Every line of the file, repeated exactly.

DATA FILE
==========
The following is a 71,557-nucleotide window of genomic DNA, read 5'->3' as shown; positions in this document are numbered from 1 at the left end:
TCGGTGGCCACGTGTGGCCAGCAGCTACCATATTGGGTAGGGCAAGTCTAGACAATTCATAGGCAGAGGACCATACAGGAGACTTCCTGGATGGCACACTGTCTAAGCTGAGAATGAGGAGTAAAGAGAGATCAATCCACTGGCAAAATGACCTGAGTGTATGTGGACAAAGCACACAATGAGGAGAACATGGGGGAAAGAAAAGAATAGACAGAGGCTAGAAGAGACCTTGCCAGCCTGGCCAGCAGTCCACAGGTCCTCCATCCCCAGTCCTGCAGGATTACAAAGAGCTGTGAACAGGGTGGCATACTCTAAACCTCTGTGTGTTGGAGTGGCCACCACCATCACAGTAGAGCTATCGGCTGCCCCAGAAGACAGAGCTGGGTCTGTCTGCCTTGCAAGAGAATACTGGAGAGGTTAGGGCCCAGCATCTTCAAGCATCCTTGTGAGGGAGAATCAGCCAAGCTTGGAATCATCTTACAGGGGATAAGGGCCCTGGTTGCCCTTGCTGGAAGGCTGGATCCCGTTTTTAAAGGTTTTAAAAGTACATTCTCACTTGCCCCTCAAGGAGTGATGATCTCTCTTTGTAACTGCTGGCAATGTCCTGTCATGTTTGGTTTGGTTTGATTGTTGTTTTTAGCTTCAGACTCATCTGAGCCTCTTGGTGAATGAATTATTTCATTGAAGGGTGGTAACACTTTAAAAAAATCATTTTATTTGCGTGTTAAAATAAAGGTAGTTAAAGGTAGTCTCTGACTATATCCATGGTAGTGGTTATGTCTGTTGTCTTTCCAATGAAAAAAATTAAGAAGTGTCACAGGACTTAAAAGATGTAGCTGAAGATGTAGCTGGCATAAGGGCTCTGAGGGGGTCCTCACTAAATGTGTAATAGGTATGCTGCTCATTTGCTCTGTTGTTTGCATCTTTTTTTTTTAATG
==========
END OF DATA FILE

The following is a 71,557-nucleotide window of genomic DNA, read 5'->3' as shown; positions in this document are numbered from 1 at the left end:
TCGGTGGCCACGTGTGGCCAGCAGCTACCATATTGGGTAGGGCAAGTCTAGACAATTCATAGGCAGAGGACCATACAGGAGACTTCCTGGATGGCACACTGTCTAAGCTGAGAATGAGGAGTAAAGAGAGATCAATCCACTGGCAAAATGACCTGAGTGTATGTGGACAAAGCACACAATGAGGAGAACATGGGGGAAAGAAAAGAATAGACAGAGGCTAGAAGAGACCTTGCCAGCCTGGCCAGCAGTCCACAGGTCCTCCATCCCCAGTCCTGCAGGATTACAAAGAGCTGTGAACAGGGTGGCATACTCTAAACCTCTGTGTGTTGGAGTGGCCACCACCATCACAGTAGAGCTATCGGCTGCCCCAGAAGACAGAGCTGGGTCTGTCTGCCTTGCAAGAGAATACTGGAGAGGTTAGGGCCCAGCATCTTCAAGCATCCTTGTGAGGGAGAATCAGCCAAGCTTGGAATCATCTTACAGGGGATAAGGGCCCTGGTTGCCCTTGCTGGAAGGCTGGATCCCGTTTTTAAAGGTTTTAAAAGTACATTCTCACTTGCCCCTCAAGGAGTGATGATCTCTCTTTGTAACTGCTGGCAATGTCCTGTCATGTTTGGTTTGGTTTGATTGTTGTTTTTAGCTTCAGACTCATCTGAGCCTCTTGGTGAATGAATTATTTCATTGAAGGGTGGTAACACTTTAAAAAAATCATTTTATTTGCGTGTTAAAATAAAGGTAGTTAAAGGTAGTCTCTGACTATATCCATGGTAGTGGTTATGTCTGTTGTCTTTCCAATGAAAAAAATTAAGAAGTGTCACAGGACTTAAAAGATGTAGCTGAAGATGTAGCTGGCATAAGGGCTCTGAGGGGGTCCTCACTAAATGTGTAATAGGTATGCTGCTCATTTGCTCTGTTGTTTGCATCTTTTTTTTTTAATG